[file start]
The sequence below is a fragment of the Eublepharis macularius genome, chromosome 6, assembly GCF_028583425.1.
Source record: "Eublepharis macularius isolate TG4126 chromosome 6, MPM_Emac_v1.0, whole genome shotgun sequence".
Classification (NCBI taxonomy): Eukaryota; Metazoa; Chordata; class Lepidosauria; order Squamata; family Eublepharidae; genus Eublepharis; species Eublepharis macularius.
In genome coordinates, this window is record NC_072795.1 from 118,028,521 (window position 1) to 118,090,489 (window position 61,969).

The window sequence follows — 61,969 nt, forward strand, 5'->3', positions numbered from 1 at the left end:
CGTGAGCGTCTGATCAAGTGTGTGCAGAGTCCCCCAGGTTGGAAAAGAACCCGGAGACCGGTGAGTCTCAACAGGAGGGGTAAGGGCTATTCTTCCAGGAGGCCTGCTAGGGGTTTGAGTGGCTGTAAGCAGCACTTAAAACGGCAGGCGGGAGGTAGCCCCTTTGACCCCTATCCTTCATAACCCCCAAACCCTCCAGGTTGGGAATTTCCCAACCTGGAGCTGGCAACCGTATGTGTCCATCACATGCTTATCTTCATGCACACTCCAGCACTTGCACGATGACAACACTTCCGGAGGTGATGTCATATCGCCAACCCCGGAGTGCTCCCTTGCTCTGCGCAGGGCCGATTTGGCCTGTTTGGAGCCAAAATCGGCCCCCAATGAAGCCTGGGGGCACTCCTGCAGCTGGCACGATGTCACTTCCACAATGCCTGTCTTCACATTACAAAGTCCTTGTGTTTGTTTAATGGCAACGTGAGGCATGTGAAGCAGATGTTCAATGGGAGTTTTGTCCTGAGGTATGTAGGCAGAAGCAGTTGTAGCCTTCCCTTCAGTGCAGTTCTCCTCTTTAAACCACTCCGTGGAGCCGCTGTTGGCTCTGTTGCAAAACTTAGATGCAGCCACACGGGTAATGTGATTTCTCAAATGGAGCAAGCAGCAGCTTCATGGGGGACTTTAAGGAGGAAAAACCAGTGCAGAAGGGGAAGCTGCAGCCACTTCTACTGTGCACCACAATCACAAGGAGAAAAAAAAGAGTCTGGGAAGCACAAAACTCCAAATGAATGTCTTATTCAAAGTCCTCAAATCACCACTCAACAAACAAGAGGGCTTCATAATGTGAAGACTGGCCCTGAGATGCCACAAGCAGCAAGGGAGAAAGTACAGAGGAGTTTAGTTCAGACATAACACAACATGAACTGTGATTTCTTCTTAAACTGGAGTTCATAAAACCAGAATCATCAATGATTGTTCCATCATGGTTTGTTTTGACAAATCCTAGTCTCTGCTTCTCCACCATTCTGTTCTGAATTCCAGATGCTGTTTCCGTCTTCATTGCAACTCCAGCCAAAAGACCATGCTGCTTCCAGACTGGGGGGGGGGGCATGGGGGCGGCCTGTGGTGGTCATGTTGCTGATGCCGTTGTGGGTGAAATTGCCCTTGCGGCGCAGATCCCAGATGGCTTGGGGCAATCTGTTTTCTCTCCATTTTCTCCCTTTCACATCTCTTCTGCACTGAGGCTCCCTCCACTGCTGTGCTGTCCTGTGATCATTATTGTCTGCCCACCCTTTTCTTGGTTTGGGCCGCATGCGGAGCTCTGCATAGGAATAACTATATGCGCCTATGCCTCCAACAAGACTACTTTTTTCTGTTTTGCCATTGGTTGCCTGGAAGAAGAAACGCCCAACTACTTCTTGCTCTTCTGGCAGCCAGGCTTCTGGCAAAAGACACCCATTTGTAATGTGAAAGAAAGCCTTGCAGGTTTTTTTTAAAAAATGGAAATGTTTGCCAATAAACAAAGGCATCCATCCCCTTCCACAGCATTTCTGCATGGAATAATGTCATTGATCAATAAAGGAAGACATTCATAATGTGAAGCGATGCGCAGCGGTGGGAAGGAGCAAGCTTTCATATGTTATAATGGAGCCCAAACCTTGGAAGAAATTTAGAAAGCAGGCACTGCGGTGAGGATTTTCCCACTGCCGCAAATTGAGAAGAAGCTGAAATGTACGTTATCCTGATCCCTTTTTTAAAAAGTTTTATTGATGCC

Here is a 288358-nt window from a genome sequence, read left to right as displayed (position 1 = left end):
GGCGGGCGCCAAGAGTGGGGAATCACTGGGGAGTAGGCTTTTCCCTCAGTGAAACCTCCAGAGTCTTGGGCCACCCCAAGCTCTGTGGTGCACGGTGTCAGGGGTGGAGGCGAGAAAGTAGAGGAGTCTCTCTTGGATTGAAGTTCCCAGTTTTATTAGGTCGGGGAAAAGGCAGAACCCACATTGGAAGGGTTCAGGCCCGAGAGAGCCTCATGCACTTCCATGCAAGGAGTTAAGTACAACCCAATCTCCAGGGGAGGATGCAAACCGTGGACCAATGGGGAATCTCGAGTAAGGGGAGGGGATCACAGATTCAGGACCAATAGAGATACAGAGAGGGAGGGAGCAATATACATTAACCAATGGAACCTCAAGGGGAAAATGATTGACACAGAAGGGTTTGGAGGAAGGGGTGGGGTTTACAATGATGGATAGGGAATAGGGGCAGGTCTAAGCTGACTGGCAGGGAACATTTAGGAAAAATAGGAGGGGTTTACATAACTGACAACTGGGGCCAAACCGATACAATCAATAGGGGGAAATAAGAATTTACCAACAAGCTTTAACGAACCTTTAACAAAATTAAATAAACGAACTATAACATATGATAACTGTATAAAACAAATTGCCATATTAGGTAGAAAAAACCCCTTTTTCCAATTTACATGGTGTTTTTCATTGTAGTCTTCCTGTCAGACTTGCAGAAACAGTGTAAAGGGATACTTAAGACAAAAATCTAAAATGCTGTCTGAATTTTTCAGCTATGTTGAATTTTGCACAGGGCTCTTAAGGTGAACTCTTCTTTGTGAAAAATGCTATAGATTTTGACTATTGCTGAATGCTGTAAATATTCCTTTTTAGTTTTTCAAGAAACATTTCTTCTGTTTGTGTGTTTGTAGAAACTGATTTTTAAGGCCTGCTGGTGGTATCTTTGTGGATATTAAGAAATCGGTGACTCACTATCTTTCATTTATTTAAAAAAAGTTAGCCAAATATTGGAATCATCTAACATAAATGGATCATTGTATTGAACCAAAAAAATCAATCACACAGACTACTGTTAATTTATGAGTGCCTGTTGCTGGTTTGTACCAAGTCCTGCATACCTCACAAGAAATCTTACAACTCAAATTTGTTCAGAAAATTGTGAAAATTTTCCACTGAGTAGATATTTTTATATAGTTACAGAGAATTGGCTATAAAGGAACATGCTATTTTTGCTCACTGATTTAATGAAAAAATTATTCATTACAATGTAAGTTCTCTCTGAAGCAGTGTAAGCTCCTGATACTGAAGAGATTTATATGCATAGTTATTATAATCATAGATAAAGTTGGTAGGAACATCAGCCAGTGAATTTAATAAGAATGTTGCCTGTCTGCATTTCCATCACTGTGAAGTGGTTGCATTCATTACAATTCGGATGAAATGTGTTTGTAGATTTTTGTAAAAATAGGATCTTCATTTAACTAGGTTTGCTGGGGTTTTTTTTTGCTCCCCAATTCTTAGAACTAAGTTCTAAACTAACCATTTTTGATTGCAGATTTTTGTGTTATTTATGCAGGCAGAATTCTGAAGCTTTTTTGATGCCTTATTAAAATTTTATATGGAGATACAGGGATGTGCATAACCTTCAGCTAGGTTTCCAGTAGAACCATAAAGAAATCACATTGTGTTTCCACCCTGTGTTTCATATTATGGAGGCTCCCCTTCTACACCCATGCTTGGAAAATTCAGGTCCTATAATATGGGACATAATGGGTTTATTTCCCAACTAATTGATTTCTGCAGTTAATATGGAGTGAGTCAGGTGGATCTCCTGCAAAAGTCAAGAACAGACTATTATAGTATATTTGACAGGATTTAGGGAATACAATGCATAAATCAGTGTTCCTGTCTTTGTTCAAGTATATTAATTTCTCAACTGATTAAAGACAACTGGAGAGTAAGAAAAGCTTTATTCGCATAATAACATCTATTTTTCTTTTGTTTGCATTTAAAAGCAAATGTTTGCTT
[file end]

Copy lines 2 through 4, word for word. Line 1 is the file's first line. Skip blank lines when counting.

Source record: "Eublepharis macularius isolate TG4126 chromosome 6, MPM_Emac_v1.0, whole genome shotgun sequence".
Classification (NCBI taxonomy): Eukaryota; Metazoa; Chordata; class Lepidosauria; order Squamata; family Eublepharidae; genus Eublepharis; species Eublepharis macularius.
In genome coordinates, this window is record NC_072795.1 from 118,028,521 (window position 1) to 118,090,489 (window position 61,969).